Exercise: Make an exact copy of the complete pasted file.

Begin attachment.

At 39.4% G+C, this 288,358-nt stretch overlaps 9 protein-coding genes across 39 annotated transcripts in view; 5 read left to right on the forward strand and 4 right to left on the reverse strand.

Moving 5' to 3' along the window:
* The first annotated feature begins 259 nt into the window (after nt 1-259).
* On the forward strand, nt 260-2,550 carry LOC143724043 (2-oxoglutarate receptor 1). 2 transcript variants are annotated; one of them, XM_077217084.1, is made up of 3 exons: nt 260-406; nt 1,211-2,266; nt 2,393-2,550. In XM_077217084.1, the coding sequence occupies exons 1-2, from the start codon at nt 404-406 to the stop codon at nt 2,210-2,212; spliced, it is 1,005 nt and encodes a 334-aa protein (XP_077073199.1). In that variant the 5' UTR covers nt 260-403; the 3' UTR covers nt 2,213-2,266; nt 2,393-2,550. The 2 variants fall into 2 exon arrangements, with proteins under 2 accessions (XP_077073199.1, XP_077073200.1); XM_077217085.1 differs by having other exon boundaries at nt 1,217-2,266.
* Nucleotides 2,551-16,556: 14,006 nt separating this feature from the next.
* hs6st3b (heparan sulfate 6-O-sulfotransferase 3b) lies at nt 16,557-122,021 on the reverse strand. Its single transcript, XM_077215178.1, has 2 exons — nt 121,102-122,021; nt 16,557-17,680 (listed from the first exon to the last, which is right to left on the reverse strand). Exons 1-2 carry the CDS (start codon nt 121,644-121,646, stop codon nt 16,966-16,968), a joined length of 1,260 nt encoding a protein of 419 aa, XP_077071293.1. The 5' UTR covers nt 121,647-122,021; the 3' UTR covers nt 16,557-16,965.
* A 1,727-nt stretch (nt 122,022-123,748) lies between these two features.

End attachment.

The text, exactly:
At 39.4% G+C, this 288,358-nt stretch overlaps 9 protein-coding genes across 39 annotated transcripts in view; 5 read left to right on the forward strand and 4 right to left on the reverse strand.

Moving 5' to 3' along the window:
* The first annotated feature begins 259 nt into the window (after nt 1-259).
* On the forward strand, nt 260-2,550 carry LOC143724043 (2-oxoglutarate receptor 1). 2 transcript variants are annotated; one of them, XM_077217084.1, is made up of 3 exons: nt 260-406; nt 1,211-2,266; nt 2,393-2,550. In XM_077217084.1, the coding sequence occupies exons 1-2, from the start codon at nt 404-406 to the stop codon at nt 2,210-2,212; spliced, it is 1,005 nt and encodes a 334-aa protein (XP_077073199.1). In that variant the 5' UTR covers nt 260-403; the 3' UTR covers nt 2,213-2,266; nt 2,393-2,550. The 2 variants fall into 2 exon arrangements, with proteins under 2 accessions (XP_077073199.1, XP_077073200.1); XM_077217085.1 differs by having other exon boundaries at nt 1,217-2,266.
* Nucleotides 2,551-16,556: 14,006 nt separating this feature from the next.
* hs6st3b (heparan sulfate 6-O-sulfotransferase 3b) lies at nt 16,557-122,021 on the reverse strand. Its single transcript, XM_077215178.1, has 2 exons — nt 121,102-122,021; nt 16,557-17,680 (listed from the first exon to the last, which is right to left on the reverse strand). Exons 1-2 carry the CDS (start codon nt 121,644-121,646, stop codon nt 16,966-16,968), a joined length of 1,260 nt encoding a protein of 419 aa, XP_077071293.1. The 5' UTR covers nt 121,647-122,021; the 3' UTR covers nt 16,557-16,965.
* A 1,727-nt stretch (nt 122,022-123,748) lies between these two features.